Chapter 5: Which Portuguese firms are more innovative? The importance of multinationals and exporters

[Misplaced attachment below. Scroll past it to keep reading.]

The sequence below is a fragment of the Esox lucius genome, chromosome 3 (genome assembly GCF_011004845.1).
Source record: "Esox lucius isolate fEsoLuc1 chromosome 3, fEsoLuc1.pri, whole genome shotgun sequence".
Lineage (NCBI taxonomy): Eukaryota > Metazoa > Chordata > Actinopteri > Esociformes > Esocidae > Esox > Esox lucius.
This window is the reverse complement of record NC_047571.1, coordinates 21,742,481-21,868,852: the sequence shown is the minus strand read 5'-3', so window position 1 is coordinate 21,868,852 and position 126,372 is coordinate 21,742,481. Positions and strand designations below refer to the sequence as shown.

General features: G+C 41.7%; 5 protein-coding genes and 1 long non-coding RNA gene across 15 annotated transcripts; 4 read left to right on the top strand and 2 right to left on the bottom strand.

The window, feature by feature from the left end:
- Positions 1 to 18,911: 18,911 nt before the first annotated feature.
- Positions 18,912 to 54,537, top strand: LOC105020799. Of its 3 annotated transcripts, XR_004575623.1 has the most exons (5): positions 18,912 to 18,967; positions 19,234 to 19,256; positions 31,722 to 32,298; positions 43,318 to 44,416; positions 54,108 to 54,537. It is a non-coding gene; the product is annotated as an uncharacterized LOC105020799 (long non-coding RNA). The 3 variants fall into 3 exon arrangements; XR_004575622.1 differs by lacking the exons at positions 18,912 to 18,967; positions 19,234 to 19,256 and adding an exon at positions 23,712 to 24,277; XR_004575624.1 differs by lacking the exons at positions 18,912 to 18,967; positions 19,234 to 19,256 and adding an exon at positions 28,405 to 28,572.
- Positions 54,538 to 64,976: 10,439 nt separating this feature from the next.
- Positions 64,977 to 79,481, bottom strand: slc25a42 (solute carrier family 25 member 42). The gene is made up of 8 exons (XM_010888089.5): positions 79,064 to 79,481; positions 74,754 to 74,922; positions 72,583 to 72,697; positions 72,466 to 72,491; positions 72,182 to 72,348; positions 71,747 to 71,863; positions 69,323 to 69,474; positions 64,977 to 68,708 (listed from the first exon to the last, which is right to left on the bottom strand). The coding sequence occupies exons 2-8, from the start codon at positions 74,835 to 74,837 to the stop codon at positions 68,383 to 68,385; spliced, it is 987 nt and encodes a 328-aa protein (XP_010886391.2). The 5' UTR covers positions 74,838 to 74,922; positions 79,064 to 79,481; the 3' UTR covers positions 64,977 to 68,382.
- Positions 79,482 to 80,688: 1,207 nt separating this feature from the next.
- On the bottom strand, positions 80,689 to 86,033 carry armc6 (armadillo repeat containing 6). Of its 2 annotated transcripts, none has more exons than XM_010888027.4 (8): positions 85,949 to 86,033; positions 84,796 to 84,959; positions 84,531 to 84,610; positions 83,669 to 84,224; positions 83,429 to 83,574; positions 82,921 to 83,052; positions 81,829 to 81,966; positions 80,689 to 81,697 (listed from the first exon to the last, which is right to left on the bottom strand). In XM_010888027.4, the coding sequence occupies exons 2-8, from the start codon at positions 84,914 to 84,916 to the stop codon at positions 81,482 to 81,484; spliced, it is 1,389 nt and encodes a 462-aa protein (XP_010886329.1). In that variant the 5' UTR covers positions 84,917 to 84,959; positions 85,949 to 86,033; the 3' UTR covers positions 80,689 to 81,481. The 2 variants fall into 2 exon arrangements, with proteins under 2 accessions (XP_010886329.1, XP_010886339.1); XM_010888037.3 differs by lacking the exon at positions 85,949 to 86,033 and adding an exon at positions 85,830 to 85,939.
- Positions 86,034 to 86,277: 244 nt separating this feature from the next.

Since different countries perform differently with respect to innovation ability, and given that countries’ performances mainly reflect firms’ innovation abilities, several related questions arise: (1) which countries are most innovative? (2) which firms are most innovative? (3) is there any connection between firms´ innovativeness and their level of global engagement? The firm’s innovation level is related to: (1) firms’ specific aspects (for example, size, managerial initiative or managerial risk assumption); (2) time-specific factors; (3) technological characteristics of the sectors that firms belong to; (4) market concentration level; and (5) market orientation (for example, domestic or international). Some models (for example, Jones, 2002) assume that the stock of knowledge is a public good, equally and freely available to all firms worldwide; in contrast, Grossman and Helpman (1991) and Parente and Prescott (1994) present models in which firms have to face costs and difficulties in adopting new technological knowledge. Such barriers differ across time and countries, suggesting that external trade may influence firms´ ability to adopt and adapt existing technological knowledge. Nowadays it is common to accept that the existing stock of knowledge is quite differently appropriated and benefited from by various firms.
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